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Re: Sony tells DSLR shooters they're idiots

 
 
Chris Malcolm
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      12-07-2012
In rec.photo.digital.slr-systems David Dyer-Bennet <(E-Mail Removed)> wrote:
> http://www.velocityreviews.com/forums/(E-Mail Removed) writes:


>> On Tue, 4 Dec 2012 23:45:42 +0100, Alfred Molon <(E-Mail Removed)> wrote:
>>
>>>In article <(E-Mail Removed)>, David Dyer-Bennet says...
>>>> Yeah, right. Ask anybody these days. Nikon is making the best DSLRs in
>>>> the market.
>>>
>>>If they are the best, why is there is 3/4 stop exposure mistake?

>>
>> Exposure mistakes are in the eye of the beholder... the camera thinks
>> it did fine, but it doesn't have an incident light meter, which is the
>> only way to get perfection.


> Incident metering is by no means perfect. In fact, it's less accurate
> than reflected metering done carefully; it's a quick-and-dirty kludge
> that's useful in some situations, especially with low-contrast lighting,
> plus it's useful in the studio when reading the effects of individual
> lights as you set things up. I do still have my separate light meter
> (including flash meter), but I see no reason to use it these days.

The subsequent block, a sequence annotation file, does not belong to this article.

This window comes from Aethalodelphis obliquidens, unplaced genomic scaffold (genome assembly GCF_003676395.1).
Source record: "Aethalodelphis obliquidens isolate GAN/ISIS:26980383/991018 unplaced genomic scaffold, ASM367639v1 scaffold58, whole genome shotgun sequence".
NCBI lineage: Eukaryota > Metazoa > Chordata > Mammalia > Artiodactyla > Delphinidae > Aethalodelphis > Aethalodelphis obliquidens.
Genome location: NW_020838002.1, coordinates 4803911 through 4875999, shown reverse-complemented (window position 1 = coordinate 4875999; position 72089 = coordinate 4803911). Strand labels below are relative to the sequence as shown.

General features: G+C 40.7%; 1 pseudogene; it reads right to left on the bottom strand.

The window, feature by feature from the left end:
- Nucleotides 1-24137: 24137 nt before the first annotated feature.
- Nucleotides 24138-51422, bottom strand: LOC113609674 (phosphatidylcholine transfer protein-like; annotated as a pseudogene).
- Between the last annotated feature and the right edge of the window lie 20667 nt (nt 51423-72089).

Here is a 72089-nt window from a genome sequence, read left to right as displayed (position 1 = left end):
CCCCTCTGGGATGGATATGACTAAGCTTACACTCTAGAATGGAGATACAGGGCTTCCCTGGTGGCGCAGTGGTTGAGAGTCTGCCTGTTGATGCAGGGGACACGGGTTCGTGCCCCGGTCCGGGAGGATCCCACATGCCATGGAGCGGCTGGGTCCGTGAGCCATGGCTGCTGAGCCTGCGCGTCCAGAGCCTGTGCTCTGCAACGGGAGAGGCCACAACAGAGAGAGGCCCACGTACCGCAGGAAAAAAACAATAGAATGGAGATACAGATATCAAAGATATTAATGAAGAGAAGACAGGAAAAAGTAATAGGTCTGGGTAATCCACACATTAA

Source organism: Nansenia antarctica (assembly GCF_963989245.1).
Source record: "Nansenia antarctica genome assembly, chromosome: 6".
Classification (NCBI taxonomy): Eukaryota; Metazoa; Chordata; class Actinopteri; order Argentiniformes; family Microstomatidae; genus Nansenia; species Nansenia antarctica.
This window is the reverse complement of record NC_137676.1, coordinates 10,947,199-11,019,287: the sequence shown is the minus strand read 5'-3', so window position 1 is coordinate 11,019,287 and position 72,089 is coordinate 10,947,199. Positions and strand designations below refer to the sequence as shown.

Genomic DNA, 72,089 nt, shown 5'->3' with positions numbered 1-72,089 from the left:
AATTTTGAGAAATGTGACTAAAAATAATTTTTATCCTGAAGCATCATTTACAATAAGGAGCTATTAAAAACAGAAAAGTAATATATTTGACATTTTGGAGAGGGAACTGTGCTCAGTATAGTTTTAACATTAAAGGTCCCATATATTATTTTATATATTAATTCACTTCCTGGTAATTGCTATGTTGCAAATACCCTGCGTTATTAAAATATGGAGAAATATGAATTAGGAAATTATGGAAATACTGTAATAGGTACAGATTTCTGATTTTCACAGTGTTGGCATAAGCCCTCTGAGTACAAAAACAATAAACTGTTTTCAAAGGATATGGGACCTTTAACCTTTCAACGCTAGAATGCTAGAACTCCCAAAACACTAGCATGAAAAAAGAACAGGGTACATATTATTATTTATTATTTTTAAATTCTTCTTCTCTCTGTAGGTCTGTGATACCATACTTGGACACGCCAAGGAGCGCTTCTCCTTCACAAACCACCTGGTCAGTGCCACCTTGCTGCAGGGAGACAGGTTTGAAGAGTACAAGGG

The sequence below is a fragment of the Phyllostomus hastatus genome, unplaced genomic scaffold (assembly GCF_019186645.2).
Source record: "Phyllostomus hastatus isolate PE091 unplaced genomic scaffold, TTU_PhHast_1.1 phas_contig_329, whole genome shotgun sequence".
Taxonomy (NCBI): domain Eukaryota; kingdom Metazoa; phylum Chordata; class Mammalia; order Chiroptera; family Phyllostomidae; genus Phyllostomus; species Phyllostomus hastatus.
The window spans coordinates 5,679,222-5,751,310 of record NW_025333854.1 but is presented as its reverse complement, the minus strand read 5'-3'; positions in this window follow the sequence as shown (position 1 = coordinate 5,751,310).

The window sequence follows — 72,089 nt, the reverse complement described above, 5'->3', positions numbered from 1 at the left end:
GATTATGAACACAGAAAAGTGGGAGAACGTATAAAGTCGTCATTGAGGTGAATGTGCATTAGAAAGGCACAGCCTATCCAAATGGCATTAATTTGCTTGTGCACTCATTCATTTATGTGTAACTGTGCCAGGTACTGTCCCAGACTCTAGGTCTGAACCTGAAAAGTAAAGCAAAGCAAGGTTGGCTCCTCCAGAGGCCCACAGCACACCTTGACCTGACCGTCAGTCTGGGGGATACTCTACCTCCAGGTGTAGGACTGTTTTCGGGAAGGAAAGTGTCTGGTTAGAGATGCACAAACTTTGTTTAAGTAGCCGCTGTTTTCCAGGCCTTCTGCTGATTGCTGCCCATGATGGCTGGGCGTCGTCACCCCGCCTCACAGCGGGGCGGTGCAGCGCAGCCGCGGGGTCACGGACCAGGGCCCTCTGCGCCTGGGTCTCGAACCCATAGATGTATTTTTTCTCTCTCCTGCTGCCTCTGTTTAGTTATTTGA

I still use mine sometimes. I use when I'm using a completely manual
lens with no auto features, I use it when setting up flashguns, and I
use it to decide which lens to use in awkward lighting circumstances
when my camera is still bagged, because it saves carrying out
experiments with the wrong lens.

It has two attachments for incident metering. It has a dome for doing
total incident light metering, and a flat disc for for doing incident
metering with respect to a specific direction of light. That
difference is sometimes important. Incident metering isn't necessarily
perfect, because the meter can't know what your purpose is. The
simplest example is a low contrast scene which you might wish to
expose to the right (of the histogram) as high key, or to the left as
a night scene.

Nor can a histogram-derived auto exposure always be perfect for the
same reason. For example, sometimes you want to expose to the left or
the right of the second histogram peak, not the first.

--
Chris Malcolm
 
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